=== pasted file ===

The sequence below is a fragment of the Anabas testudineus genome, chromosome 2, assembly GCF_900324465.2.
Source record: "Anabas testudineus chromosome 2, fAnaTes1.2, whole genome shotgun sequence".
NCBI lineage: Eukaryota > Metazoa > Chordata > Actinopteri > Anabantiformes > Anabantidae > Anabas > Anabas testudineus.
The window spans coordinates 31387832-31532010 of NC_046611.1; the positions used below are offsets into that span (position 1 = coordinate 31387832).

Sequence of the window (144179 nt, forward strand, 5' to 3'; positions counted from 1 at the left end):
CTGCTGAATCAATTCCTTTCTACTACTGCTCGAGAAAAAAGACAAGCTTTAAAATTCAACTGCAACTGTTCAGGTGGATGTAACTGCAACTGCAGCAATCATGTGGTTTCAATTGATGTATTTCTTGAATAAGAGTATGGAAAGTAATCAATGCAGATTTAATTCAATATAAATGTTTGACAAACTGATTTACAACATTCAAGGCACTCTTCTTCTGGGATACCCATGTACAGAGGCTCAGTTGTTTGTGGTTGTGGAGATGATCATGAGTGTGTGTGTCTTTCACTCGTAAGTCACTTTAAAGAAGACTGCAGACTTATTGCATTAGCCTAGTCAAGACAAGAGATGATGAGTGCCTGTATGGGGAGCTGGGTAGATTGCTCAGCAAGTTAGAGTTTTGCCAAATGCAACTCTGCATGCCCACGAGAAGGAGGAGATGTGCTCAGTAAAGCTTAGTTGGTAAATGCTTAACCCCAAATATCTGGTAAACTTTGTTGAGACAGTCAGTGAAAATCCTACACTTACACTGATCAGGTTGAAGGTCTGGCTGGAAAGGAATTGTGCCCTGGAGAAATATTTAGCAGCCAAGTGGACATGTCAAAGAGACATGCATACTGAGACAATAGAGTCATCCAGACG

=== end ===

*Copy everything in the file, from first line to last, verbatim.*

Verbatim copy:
The sequence below is a fragment of the Anabas testudineus genome, chromosome 2, assembly GCF_900324465.2.
Source record: "Anabas testudineus chromosome 2, fAnaTes1.2, whole genome shotgun sequence".
NCBI lineage: Eukaryota > Metazoa > Chordata > Actinopteri > Anabantiformes > Anabantidae > Anabas > Anabas testudineus.
The window spans coordinates 31387832-31532010 of NC_046611.1; the positions used below are offsets into that span (position 1 = coordinate 31387832).

Sequence of the window (144179 nt, forward strand, 5' to 3'; positions counted from 1 at the left end):
CTGCTGAATCAATTCCTTTCTACTACTGCTCGAGAAAAAAGACAAGCTTTAAAATTCAACTGCAACTGTTCAGGTGGATGTAACTGCAACTGCAGCAATCATGTGGTTTCAATTGATGTATTTCTTGAATAAGAGTATGGAAAGTAATCAATGCAGATTTAATTCAATATAAATGTTTGACAAACTGATTTACAACATTCAAGGCACTCTTCTTCTGGGATACCCATGTACAGAGGCTCAGTTGTTTGTGGTTGTGGAGATGATCATGAGTGTGTGTGTCTTTCACTCGTAAGTCACTTTAAAGAAGACTGCAGACTTATTGCATTAGCCTAGTCAAGACAAGAGATGATGAGTGCCTGTATGGGGAGCTGGGTAGATTGCTCAGCAAGTTAGAGTTTTGCCAAATGCAACTCTGCATGCCCACGAGAAGGAGGAGATGTGCTCAGTAAAGCTTAGTTGGTAAATGCTTAACCCCAAATATCTGGTAAACTTTGTTGAGACAGTCAGTGAAAATCCTACACTTACACTGATCAGGTTGAAGGTCTGGCTGGAAAGGAATTGTGCCCTGGAGAAATATTTAGCAGCCAAGTGGACATGTCAAAGAGACATGCATACTGAGACAATAGAGTCATCCAGACG